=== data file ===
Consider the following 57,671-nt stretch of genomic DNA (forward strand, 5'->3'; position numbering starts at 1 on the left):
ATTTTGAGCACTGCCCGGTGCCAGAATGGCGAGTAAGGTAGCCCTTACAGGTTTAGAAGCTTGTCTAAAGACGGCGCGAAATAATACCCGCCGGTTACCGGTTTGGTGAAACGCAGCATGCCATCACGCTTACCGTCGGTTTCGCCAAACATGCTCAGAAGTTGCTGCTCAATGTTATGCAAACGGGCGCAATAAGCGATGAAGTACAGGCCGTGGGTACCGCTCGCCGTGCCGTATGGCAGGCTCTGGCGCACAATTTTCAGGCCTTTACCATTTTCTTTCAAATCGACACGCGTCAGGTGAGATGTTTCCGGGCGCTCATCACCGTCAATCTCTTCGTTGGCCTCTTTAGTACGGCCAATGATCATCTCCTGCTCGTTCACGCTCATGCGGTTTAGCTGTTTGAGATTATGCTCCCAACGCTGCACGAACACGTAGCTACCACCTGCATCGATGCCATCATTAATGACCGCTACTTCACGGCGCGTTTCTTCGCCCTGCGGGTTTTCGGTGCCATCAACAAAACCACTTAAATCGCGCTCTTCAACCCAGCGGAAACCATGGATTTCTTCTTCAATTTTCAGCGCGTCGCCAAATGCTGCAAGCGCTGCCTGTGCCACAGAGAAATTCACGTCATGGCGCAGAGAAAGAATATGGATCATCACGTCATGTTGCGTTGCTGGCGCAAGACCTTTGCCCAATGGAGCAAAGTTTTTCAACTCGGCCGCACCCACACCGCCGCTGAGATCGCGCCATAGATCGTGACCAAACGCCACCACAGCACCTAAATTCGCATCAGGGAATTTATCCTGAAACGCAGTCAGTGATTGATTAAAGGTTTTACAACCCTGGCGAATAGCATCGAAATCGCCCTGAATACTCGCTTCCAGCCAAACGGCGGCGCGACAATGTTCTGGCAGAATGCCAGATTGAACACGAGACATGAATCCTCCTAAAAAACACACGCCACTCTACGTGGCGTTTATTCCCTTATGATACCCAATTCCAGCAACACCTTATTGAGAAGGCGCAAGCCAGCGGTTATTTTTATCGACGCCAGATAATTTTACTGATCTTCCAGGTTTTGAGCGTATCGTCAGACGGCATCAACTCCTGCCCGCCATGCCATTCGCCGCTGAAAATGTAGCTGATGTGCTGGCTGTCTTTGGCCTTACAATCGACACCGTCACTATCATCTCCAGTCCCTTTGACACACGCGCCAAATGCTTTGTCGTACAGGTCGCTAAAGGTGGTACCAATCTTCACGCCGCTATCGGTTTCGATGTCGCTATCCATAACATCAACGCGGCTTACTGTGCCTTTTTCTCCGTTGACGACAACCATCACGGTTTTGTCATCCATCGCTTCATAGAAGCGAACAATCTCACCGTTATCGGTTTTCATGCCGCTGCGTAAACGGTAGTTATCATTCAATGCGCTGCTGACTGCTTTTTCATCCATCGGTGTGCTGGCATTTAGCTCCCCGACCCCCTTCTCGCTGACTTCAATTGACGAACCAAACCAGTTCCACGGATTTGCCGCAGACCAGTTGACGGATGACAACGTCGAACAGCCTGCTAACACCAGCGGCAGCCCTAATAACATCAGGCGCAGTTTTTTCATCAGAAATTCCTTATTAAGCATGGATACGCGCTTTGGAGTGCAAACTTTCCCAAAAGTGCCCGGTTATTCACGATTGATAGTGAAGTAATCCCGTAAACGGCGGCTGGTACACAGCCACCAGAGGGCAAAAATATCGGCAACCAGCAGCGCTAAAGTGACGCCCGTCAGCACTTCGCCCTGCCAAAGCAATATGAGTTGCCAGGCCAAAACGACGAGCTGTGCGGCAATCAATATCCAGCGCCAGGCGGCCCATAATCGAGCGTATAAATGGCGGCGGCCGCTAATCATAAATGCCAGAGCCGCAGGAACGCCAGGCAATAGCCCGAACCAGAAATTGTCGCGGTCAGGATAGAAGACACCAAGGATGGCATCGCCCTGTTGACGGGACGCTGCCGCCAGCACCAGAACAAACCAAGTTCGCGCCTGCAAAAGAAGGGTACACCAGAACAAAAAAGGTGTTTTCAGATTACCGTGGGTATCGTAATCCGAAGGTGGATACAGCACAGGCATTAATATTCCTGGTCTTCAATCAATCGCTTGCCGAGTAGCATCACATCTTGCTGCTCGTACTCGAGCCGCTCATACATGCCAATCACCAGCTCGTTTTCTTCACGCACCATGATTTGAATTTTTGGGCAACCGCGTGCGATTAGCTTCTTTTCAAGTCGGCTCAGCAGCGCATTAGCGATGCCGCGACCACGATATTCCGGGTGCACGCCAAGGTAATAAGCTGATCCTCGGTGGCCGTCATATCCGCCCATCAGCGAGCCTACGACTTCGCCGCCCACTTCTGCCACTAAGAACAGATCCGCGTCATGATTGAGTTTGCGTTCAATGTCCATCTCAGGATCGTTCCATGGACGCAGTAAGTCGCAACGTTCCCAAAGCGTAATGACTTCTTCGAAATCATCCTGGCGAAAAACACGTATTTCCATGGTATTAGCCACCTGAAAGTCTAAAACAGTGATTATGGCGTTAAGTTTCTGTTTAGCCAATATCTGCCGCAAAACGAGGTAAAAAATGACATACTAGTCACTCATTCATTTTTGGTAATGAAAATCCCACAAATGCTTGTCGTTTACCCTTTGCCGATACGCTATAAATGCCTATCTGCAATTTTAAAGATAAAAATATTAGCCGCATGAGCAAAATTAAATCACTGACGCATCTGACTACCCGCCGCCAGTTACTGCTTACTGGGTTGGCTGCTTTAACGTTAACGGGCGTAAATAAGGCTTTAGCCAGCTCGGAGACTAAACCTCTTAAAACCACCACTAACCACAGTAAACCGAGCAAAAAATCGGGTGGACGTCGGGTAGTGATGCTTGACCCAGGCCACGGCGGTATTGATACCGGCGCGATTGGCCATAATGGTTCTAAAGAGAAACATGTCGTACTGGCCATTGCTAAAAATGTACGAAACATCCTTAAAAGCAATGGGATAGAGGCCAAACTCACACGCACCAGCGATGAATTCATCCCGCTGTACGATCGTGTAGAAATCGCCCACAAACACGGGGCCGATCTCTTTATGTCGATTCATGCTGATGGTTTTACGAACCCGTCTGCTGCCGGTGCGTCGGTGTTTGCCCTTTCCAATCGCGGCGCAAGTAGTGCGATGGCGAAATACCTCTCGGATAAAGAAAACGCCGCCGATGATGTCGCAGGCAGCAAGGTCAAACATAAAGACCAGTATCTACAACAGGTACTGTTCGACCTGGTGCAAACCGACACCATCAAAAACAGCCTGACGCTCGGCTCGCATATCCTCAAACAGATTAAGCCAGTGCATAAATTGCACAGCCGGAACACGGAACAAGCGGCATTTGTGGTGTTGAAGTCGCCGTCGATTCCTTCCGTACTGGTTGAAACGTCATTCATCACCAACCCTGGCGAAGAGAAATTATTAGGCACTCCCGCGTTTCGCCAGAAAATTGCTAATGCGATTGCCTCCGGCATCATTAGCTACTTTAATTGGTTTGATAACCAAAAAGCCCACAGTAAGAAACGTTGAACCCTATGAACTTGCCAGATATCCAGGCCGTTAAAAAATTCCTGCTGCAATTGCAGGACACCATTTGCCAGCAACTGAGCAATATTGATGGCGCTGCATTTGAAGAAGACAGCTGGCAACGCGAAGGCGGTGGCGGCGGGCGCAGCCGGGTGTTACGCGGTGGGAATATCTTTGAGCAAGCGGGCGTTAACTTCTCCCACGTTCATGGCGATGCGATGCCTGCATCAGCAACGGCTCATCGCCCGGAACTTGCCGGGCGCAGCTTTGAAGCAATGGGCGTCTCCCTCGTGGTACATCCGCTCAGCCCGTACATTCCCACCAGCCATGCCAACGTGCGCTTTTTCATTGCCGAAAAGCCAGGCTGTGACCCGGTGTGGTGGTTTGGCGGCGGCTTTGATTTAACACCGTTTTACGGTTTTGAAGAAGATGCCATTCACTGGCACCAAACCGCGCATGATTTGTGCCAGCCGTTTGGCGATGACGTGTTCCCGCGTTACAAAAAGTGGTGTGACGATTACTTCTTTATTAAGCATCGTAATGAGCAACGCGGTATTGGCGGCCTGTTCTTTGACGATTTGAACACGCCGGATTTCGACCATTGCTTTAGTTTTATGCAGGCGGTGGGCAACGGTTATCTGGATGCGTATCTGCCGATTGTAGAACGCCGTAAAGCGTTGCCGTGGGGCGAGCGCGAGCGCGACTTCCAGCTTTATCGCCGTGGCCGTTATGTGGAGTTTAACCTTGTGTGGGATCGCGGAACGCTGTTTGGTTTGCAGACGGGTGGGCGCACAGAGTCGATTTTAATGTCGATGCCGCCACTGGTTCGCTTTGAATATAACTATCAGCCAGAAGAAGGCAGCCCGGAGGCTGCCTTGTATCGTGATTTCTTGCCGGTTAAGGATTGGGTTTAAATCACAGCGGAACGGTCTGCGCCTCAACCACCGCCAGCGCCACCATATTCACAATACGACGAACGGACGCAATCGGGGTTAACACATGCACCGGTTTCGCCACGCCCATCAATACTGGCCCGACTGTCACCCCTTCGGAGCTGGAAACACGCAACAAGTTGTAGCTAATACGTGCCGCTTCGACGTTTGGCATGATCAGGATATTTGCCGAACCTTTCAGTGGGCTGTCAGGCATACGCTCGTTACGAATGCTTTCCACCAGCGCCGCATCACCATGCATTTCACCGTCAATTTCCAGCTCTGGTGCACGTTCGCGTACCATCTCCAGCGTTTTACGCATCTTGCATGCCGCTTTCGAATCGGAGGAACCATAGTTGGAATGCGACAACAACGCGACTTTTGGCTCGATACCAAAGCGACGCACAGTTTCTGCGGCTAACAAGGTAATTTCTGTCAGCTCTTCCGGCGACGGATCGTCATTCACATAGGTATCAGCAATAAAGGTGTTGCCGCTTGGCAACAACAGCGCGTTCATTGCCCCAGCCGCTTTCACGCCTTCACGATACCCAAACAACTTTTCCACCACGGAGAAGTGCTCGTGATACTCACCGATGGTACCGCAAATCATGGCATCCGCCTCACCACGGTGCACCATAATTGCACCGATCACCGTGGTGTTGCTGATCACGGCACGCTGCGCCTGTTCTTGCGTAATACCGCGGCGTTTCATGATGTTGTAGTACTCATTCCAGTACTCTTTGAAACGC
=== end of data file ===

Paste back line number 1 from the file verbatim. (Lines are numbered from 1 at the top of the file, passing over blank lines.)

Consider the following 57,671-nt stretch of genomic DNA (forward strand, 5'->3'; position numbering starts at 1 on the left):